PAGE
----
As a Buddhist priest (monks live monastic lives outside of society, priests do not) it stuck me as odd that a Rinzai Zen temple would advertise investing in ESG bonds as future proofing the temple instead of working to get younger people involved in temple activities. The Bloomberg piece also reads like stealth marketing, if Zen temples and the Vatican are investing in ESG bonds it must be good…right?
I asked a Japanese trader friend about it and he set me straight without blinking an eye, “With this coming out on Bloomberg just when the Dali Lama and Greta Thunberg are hooking up online to discuss environmental issues, it sounds like investment funds and players are gearing up to make a lot of mischief. The only difference is that they used to be better at hiding this kind of nonsense and now they suck.” Bingo…helpful context to divine where things are going. There is also online discussion of a COVID-19 ‘vaccination mafia’, but that’s another subject for another day.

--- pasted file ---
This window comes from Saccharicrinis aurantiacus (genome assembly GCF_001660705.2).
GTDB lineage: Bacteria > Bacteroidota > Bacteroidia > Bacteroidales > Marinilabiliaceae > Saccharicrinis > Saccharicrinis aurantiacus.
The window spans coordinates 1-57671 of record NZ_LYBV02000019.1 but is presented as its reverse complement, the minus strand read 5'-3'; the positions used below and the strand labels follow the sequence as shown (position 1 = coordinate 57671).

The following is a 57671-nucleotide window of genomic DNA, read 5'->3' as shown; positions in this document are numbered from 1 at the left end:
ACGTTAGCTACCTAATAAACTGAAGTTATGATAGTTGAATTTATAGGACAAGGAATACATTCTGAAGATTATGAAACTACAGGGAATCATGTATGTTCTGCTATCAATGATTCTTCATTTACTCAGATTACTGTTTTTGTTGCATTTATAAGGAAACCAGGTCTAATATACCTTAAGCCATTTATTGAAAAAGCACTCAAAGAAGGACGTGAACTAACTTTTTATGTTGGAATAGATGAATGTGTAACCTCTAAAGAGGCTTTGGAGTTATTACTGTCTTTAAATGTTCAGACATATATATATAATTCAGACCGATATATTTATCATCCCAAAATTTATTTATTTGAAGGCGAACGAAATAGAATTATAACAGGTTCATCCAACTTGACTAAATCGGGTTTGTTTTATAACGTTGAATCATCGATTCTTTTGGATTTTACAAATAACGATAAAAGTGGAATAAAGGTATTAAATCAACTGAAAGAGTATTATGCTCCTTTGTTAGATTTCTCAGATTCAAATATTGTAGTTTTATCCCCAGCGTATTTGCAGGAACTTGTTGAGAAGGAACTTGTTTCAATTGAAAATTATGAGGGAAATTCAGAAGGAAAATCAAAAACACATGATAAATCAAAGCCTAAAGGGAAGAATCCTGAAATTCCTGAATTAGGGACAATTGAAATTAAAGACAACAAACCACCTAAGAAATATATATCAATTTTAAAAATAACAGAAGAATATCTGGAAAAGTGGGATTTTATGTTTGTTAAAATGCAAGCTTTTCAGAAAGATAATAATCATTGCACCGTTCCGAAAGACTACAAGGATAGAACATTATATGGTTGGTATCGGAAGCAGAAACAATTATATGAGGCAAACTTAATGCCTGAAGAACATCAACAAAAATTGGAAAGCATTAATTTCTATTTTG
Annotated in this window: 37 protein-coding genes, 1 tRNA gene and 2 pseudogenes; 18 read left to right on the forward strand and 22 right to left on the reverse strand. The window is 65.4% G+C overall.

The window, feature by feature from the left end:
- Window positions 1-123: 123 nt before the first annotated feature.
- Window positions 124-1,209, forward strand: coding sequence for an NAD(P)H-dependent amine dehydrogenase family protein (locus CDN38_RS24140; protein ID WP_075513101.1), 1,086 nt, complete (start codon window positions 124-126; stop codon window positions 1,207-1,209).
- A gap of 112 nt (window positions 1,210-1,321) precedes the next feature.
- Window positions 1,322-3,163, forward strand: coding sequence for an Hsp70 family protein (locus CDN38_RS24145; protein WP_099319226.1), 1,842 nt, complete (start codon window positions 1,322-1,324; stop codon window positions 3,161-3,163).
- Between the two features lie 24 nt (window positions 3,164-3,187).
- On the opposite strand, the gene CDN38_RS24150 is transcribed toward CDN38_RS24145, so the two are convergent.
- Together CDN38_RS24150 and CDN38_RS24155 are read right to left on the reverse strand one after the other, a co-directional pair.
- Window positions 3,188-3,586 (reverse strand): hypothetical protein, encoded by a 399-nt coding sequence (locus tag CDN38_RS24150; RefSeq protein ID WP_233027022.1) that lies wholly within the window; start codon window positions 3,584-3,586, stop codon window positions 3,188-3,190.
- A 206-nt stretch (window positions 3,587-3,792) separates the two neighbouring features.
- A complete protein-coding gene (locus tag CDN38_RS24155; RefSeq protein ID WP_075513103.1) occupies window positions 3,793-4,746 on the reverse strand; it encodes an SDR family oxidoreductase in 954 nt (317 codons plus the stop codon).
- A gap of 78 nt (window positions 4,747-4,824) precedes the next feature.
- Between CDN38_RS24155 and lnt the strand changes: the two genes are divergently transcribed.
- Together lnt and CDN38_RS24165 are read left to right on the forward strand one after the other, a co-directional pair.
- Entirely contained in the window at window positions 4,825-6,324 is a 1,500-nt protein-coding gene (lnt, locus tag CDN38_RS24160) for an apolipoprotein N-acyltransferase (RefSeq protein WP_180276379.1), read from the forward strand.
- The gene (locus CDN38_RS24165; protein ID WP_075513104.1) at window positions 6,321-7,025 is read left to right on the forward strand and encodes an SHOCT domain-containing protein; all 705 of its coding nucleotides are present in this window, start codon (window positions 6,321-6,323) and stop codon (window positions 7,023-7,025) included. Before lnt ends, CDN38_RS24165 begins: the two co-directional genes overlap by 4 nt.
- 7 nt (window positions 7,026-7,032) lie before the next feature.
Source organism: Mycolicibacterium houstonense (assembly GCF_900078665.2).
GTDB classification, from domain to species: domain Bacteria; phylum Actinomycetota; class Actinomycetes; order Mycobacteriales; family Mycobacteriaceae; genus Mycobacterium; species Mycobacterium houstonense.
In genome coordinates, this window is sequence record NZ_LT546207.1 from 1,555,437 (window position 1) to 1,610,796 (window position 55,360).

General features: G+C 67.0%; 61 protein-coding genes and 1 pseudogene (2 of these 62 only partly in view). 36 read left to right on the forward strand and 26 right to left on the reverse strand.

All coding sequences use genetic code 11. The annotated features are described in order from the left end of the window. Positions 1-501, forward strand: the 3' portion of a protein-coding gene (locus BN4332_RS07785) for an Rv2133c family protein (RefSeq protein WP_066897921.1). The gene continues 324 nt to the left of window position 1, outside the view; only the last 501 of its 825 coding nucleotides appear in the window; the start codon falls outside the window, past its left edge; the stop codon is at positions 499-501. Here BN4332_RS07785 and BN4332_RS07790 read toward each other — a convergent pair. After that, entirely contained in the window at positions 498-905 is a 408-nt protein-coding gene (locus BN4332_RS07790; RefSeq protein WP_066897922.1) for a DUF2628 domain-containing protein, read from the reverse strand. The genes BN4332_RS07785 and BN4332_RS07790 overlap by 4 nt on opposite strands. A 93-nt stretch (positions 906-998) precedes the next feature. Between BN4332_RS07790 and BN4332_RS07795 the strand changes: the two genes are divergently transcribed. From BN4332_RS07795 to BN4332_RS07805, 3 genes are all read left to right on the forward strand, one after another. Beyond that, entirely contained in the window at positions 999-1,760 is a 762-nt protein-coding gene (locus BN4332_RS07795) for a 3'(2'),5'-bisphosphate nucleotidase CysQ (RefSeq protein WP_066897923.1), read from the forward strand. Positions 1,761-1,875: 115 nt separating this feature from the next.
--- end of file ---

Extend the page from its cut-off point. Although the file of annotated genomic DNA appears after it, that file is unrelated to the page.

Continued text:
Apple Maps vans and walkers were busy in Japan from May to October 2020 and the first cites to receive Look Around from the data sets are: Hiroshima, Fukuoka and Takamatsu. This is not part of the Apple Maps 2.0 ‘New Maps’ cartography that has rolled out in USA, Canada and UK, just the same lousy IPC map data with a Look Around cherry on top. According to Justin O’Beirn these were added in mid-December.
In addition to new areas he lists, the Look Around Tokyo area region has been extended deeper into the greater Kanto area with more Chiba, Saitama and Kanagawa coverage, though I don’t see any pedestrian data gains in areas that need it (major shrines, temples, parks, and other public areas off limits to vehicles). In the Kansai area, southern parts of Osaka and Nara have been added as well.
At this rate we should have Look Around additions for Sendai, Ishikawa, more Kanto and other regions coming soon. Apple Maps Look Around first appeared in August 2020 for Tokyo, Nagoya and Osaka regions from data collected in 2019.
I knew something was coming when Panasonic JT-R600 all-in-one readers appeared in Starbucks stores starting last summer. Initially these were for EMV chip cards and came with ‘please don’t forget to remove your card’ reminder stickers. EMV contactless is missing though I suspect it will come at some point. Other FeliCa contactless payments such as iD, QUICPay, Waon, nanaco, and Edy are also missing. Line Pay QR is accepted at some store locations but remains limited for now.